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Posted March 19, 2005
A Wolf With Not Much Bite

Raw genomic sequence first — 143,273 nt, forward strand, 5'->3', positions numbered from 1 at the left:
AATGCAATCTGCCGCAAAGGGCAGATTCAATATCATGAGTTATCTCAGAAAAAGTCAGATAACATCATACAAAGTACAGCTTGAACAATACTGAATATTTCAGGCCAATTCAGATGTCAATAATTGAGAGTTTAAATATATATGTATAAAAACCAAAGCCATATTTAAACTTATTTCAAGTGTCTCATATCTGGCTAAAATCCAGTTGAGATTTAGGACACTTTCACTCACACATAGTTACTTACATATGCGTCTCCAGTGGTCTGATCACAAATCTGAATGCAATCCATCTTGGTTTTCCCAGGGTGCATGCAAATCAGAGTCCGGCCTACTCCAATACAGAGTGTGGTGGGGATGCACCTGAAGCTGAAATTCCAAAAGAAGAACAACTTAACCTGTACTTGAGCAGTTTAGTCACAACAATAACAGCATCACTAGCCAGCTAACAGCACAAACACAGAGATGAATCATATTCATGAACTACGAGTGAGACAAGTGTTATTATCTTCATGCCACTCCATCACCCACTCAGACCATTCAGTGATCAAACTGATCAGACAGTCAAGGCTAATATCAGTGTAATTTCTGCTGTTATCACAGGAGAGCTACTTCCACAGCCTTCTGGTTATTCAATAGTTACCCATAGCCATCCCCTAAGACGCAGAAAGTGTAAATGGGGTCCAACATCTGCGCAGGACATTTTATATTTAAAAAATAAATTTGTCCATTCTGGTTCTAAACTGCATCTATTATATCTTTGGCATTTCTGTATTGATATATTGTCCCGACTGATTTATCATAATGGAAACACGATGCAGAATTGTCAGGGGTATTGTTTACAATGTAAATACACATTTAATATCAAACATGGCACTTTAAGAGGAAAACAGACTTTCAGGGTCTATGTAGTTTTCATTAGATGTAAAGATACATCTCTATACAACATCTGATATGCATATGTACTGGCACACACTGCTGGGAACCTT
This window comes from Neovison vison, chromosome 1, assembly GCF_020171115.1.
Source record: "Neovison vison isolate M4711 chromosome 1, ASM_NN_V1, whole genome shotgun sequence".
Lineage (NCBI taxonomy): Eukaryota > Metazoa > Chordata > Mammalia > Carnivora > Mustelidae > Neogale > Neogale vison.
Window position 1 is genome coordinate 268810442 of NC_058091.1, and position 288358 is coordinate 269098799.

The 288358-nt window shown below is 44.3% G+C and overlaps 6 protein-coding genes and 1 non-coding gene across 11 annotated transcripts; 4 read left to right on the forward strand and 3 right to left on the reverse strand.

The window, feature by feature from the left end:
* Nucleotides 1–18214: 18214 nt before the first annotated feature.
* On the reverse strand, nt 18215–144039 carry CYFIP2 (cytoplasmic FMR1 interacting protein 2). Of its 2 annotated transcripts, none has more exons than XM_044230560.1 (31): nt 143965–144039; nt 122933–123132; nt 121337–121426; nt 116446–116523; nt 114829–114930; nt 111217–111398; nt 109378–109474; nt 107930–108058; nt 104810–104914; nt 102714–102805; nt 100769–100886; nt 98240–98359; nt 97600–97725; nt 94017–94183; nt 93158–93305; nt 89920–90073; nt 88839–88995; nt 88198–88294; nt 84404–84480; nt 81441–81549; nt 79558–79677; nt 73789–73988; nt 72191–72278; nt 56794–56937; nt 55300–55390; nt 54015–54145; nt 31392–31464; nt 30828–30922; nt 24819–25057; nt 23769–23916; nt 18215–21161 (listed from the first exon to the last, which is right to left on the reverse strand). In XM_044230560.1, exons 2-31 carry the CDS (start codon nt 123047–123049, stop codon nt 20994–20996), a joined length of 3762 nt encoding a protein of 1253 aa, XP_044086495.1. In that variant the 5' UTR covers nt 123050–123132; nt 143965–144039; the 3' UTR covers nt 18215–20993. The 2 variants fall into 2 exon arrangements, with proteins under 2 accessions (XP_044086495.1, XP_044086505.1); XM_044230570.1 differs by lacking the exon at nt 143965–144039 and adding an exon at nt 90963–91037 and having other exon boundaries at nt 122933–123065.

Although it is considered the original werewolf story, it's obvious why 'The Werewolf of Paris' has not become a popular monster classic like 'Frankenstein,' 'Dracula,' and 'The Phantom of the Opera.' A slow-paced story, it diverges from the main tale many times and, in the end, is not very compelling. There are interesting parts and points made in the book, but, overall, it doesn't succeed as a gripping monster story. Added to that is the disturbing fact that my edition (Blackmask Online) was filled with numerous misspellings and typos. The story of Bertrand Caillet, who was born on Christmas Eve to a mother who was raped by a priest, 'The Werewolf of Paris' follows Bertrand from birth to his participation in the Paris Commune of 1871. Although there are scenes of Bertrand killing as a wolf, don't expect to find any transformation scenes, or even much about Bertrand's life as a werewolf. This, however, was one of the first stories to mention a 'wolf-man' and inspired the classic horror movie. The book was written by Guy Endore to compete with 'Dracula,' but, in my opinion, the story falls short of a classic monster novel. Although it is readable, there are better and more compelling stories in this genre, such as 'Dracula,' 'The Phantom of the Opera,' and 'Kolak of the Werebeasts.'
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